7. Katrina Oakes makes an important point. Part of the fault is that over 900 land claims have been sitting in front of the courts for a decade. Another part of the problem is that a vast portion of the funds intended for providing reserves with clean water and other normal expectations is lost in funding offices, buildings and bureaucrats known as Native Affairs. It’s difficult to comprehend but there is a massive difference between Native Affairs and people on the reserve or holding status cards. And then you have to understand the residential school system as one long dark form of wrongful conviction. I don’t have an answer but the people who walked 300 miles to Parliament Hill probably did.

  8. Kaianohon, the 2006 census lists the First Nations have or control 15 million hectars and the Inuit have or control 45 million hectars, that seems like a lot of land for under 4% of the population.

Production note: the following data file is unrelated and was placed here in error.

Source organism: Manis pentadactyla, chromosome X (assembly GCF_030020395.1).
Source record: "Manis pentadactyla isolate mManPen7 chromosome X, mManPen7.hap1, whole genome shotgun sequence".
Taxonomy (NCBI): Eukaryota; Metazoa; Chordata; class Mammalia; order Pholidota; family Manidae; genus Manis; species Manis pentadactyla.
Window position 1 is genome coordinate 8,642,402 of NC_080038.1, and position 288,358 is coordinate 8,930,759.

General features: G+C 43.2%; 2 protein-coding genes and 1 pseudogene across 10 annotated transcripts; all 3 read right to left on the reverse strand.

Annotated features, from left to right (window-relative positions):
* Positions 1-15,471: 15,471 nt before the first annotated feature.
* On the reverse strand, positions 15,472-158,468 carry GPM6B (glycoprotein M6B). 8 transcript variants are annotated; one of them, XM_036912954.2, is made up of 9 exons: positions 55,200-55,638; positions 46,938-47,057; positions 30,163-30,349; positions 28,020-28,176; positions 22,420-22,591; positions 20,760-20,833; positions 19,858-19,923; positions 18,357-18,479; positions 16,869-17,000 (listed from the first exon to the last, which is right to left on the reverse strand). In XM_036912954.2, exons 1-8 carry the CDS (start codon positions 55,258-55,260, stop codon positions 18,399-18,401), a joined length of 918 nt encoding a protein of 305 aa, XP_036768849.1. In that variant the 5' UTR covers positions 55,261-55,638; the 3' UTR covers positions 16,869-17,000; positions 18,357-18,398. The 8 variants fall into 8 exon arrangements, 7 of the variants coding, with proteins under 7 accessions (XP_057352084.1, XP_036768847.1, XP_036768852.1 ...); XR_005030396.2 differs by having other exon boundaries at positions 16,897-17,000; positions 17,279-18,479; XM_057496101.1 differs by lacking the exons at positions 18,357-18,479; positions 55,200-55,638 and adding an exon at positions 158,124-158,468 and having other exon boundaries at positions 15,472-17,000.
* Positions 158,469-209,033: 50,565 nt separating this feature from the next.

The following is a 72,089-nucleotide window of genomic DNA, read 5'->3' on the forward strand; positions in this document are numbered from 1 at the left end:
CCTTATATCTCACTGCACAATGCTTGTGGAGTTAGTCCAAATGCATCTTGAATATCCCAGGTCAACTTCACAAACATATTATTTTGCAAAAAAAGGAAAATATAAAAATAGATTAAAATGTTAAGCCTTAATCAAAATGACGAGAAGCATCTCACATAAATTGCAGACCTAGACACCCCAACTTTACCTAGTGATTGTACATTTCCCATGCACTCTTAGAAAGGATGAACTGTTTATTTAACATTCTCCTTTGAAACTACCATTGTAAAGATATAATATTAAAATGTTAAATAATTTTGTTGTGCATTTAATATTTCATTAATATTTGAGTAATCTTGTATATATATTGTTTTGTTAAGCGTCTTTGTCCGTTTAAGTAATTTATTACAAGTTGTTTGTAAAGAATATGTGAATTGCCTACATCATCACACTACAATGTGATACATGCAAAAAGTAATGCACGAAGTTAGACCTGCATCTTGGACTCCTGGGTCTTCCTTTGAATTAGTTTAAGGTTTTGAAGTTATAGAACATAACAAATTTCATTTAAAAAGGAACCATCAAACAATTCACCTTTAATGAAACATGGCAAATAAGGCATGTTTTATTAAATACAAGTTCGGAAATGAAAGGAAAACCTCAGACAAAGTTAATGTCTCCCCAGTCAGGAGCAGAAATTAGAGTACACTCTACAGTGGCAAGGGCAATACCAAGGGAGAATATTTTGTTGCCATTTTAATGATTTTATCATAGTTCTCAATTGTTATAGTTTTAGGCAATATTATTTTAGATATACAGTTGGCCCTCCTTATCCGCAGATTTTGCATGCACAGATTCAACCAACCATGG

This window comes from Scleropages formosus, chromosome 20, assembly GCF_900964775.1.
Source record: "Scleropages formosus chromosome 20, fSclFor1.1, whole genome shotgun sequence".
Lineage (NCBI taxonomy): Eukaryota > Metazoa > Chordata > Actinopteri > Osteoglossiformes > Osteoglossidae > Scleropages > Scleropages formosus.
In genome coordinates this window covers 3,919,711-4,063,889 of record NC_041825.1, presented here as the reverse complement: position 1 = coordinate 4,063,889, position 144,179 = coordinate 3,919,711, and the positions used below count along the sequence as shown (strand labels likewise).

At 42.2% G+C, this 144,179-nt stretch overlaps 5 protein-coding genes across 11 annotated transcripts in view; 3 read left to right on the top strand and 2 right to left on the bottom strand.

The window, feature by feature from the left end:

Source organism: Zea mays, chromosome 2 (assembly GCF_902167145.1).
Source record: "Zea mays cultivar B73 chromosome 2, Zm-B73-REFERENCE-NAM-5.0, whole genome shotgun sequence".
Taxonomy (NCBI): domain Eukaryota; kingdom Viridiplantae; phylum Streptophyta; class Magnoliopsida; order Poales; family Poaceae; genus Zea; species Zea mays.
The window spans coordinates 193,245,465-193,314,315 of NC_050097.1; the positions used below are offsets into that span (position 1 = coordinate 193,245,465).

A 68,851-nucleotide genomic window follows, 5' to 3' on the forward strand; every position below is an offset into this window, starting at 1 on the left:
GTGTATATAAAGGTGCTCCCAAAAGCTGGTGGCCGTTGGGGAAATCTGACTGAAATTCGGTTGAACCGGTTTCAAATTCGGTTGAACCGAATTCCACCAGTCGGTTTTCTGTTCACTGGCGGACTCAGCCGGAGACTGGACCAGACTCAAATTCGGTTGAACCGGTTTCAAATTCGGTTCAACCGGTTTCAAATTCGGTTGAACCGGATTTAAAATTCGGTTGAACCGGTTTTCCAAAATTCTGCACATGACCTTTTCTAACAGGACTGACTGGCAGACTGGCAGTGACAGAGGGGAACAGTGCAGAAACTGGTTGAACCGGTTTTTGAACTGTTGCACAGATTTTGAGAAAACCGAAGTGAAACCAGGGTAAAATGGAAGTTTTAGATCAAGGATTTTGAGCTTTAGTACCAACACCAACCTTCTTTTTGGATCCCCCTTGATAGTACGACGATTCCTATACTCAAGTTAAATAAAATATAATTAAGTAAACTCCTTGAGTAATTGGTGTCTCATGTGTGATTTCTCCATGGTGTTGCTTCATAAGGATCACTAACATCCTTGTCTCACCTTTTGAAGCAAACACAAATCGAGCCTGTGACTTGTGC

Perhaps the 7 billion dollars includes staff at the Ministry, I would have to look further, however recent news reports list several band leaders making hundreds of thousands each year, could that money be spent better? Absolutly!

    Most governments could spend money better, a recent example is Dalton McGuinty (on our behalf) spending up to 40 million to sponsor 74 phd students from around the world. Some people could use that to pay for heat and hydro…..but no !

    I have read a couple of books recently, 1759 by Laport and a couple on 1812-1814 by Berton. The efforts of your ancestors, and mine by the way, in forging this country is beyond my words. I have already read various accounts of the NWMP prior to RCMP name changes, and could not imagine that being repeated today.

    I do not understand though, how First Nations peoples, like the Algonquins for example, do not vote outside of the band? Should you not have a say provincially and federaly?

    This country really needs full discussions on everything, but people get defensive and blocks are put in the path.